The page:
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Day 89 - Jamestown (Photo's Added)

We visited Historic Jamestown (place of the actual 1607 settlement) and spent the whole day there.



Miles Driven - 108 RT
Weather - Cold & overcast in the morning, then the clouds burned off and it was quite pleasant & sunny the rest of the day.
Camped at - Still staying at the nice Thousand Trails campground (and we did visit the hot tub when we got back)


I'm getting older, the Colonial Parkway has NO lights, NO painted strips at edges or center, very hard to drive at night if you're not familiar with it - and if your eyes are getting old! Maybe it's time I hung up the old keys, Mom could drive back?


Today we decided to visit 'Historic Jamestown'. This is the actual location of the first permanent English settlement in America. I included the name in quotes, because nearby is a Virginia State facility called "Jamestown Settlement" which is slightly different (we visited that on Saturday). 'Historic Jamestown' is run jointly by the National Park Service and the "Association for Preservation of Virginia Antiquities", or APVA.

Following Columbus (re)discovery of the new world in 1492, Spain was becoming rich exploiting her colonies in south. France also started establishing colonies in the north to exploit fur trade and England wanted a part of the action. In 1585, an attempted settlement on Roanoke Island in present day North Carolina failed (the 'lost colony'). In 1606, King James I granted a charter to the Virginia Companies to establish a new colony north of area's previously settled by the Spanish. The Virginia Company was formed by investors who hoped to get rich on the venture and sold stock to raise money on that premise.

In December 1606, they sent three ships from England with 104 Men and boys to locate a place suitable for a new settlement. There were no women aboard as this was initially considered a military adventure (they were seeking Gold, Glory and God - the three 'G's). The ships arrived in April 1607 and spent about three weeks looking for a suitable place to build a settlement. They needed to find a place that wasn't already occupied by natives, a place far enough upriver and out of view of the Spanish (who claimed all of the new world for themselves, whether they'd settled it or not), and also with deep enough moorage for their ships. None of the sites they investigated were perfect, but the Island they choose was the best fit they could find. The James River is deep enough along the edge that they could tie thier ships up to trees on the island (also a reason that end of the island has eroded).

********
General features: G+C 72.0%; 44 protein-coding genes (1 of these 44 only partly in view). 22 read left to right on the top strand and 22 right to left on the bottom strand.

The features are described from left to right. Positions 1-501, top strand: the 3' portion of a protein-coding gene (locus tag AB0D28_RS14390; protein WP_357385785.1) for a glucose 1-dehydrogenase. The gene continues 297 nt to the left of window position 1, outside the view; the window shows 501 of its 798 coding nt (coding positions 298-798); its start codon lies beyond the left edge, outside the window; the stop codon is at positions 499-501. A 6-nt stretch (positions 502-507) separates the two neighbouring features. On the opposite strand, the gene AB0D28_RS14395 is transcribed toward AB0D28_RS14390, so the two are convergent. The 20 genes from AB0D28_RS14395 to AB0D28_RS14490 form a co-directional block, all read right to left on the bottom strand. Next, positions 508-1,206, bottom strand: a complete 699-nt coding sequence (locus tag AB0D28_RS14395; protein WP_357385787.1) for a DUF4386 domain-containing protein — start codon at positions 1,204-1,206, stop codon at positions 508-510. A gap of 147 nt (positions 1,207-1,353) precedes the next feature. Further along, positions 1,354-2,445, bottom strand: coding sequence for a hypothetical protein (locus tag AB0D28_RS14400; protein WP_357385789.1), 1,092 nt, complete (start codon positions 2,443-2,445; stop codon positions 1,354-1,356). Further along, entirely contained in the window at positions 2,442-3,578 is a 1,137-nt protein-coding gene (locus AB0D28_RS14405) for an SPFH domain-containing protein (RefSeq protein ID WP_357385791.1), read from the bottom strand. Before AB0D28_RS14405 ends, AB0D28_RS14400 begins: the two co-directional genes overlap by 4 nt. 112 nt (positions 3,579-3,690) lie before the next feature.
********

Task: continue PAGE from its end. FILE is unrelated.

On May 14, 1607 they tied up their ships off of James Island, as they named thier new home. They immediately set about building a small base, which eventually became a three sided fort covering about one acre. This was the primary settlement (called Fort James after their king) for the next few years. Eventually, people started locating their homes outside the fort walls and the 'new town' developed to the east. Jamestown continued to grow and develop and remained the colony's capital throughout the 1600's, but there were also a lot of problems associated with the location (bugs, lack of fresh water, etc). After the town burned done in the 1690's, they decided to move the capital to nearby Williamsburg. Over the next 50 years or so, people began to abandon Jamestown and eventually it became just a tobacco plantation. As the buildings disappeared and the island's shoreline eroded, most people thought the site of the original fort had been washed into the James River, although they did know approximately where it had been and also where the town itself had been.

In 1994, the APVA began excavations where they thought parts of the fort might have still survived on the island and almost immediately started finding artifacts. In fact, only a small corner of the fort had been lost and the archeology had added a great deal of knowledge about the settlements earliest days. Although this is still an active archeological dig, the site is open - both for the original fort and also the 'new town' area just outside it.

When you first visit the 'Historic Jamestown' site, you walk across this foot bridge over a pine and tar swamp. The colonists tried to harvest the pine & tar for use in shipbuilding. It was only one of many ventures they tried, but the colony was unable to turn a profit on most of these ventures. (You can see the fort walls in the background).


At the end of the bridge is a memorial set up to commerate the site. This is where the ranger tours start.


We joined a tour that had already started, so missed some of the early lecture - probably just as well, it was very cold at that point so we didnt' want to sit around too much. The ranger did take us by a statue of Pocohontas. Popular folklore had her saving Capt. Smith's life - but some folks now think that doesn't make very much sense. Capt. Smith was known to embellish or make up things, so it may or may not have been true. What is known is that Pocohontas was her father's favorite daughter and when she married John Rolfe, one of the colonists, it brought peace for a few years anyway.


Next to the statue is a very nice looking brick church. Not surprisingly, this is not original to the site but was built in the early 1900's on approximately the same site of a 1640's church. They also attempted to build it using drawings from the 1600's, so it may be somewhat like the original. The tower on the far end is original - it is the only remaining 1600's structure on the island and is from about 1640. There was a church in the original fort prior to this, but it was wood. The 1640's church was a later replacement built of brick that would have also been more for the town that had grown up outside the fort.